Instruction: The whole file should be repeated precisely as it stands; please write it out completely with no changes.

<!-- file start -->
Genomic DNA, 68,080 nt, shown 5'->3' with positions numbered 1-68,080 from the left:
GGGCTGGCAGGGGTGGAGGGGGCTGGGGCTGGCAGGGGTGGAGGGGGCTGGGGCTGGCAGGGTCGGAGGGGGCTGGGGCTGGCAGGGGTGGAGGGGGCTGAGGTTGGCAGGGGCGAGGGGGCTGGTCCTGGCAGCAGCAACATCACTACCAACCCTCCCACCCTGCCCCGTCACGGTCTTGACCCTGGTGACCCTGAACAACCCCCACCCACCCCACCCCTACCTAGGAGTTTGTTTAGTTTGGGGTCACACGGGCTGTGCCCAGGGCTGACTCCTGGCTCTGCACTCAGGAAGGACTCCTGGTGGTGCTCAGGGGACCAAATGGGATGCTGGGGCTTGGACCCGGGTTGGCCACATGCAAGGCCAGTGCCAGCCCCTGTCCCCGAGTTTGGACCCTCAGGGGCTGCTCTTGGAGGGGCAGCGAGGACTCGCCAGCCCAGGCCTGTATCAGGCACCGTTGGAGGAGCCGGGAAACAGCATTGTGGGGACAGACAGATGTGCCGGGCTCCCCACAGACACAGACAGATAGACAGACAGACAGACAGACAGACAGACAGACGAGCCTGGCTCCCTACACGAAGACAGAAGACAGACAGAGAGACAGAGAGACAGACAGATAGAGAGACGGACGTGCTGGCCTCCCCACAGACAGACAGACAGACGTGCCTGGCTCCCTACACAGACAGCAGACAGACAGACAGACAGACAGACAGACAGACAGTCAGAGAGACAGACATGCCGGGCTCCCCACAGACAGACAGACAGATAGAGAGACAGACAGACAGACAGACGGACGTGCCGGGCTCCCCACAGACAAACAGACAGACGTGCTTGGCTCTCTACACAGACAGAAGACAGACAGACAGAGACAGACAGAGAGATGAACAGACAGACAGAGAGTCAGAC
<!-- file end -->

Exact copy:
Genomic DNA, 68,080 nt, shown 5'->3' with positions numbered 1-68,080 from the left:
GGGCTGGCAGGGGTGGAGGGGGCTGGGGCTGGCAGGGGTGGAGGGGGCTGGGGCTGGCAGGGTCGGAGGGGGCTGGGGCTGGCAGGGGTGGAGGGGGCTGAGGTTGGCAGGGGCGAGGGGGCTGGTCCTGGCAGCAGCAACATCACTACCAACCCTCCCACCCTGCCCCGTCACGGTCTTGACCCTGGTGACCCTGAACAACCCCCACCCACCCCACCCCTACCTAGGAGTTTGTTTAGTTTGGGGTCACACGGGCTGTGCCCAGGGCTGACTCCTGGCTCTGCACTCAGGAAGGACTCCTGGTGGTGCTCAGGGGACCAAATGGGATGCTGGGGCTTGGACCCGGGTTGGCCACATGCAAGGCCAGTGCCAGCCCCTGTCCCCGAGTTTGGACCCTCAGGGGCTGCTCTTGGAGGGGCAGCGAGGACTCGCCAGCCCAGGCCTGTATCAGGCACCGTTGGAGGAGCCGGGAAACAGCATTGTGGGGACAGACAGATGTGCCGGGCTCCCCACAGACACAGACAGATAGACAGACAGACAGACAGACAGACAGACAGACGAGCCTGGCTCCCTACACGAAGACAGAAGACAGACAGAGAGACAGAGAGACAGACAGATAGAGAGACGGACGTGCTGGCCTCCCCACAGACAGACAGACAGACGTGCCTGGCTCCCTACACAGACAGCAGACAGACAGACAGACAGACAGACAGACAGACAGTCAGAGAGACAGACATGCCGGGCTCCCCACAGACAGACAGACAGATAGAGAGACAGACAGACAGACAGACGGACGTGCCGGGCTCCCCACAGACAAACAGACAGACGTGCTTGGCTCTCTACACAGACAGAAGACAGACAGACAGAGACAGACAGAGAGATGAACAGACAGACAGAGAGTCAGAC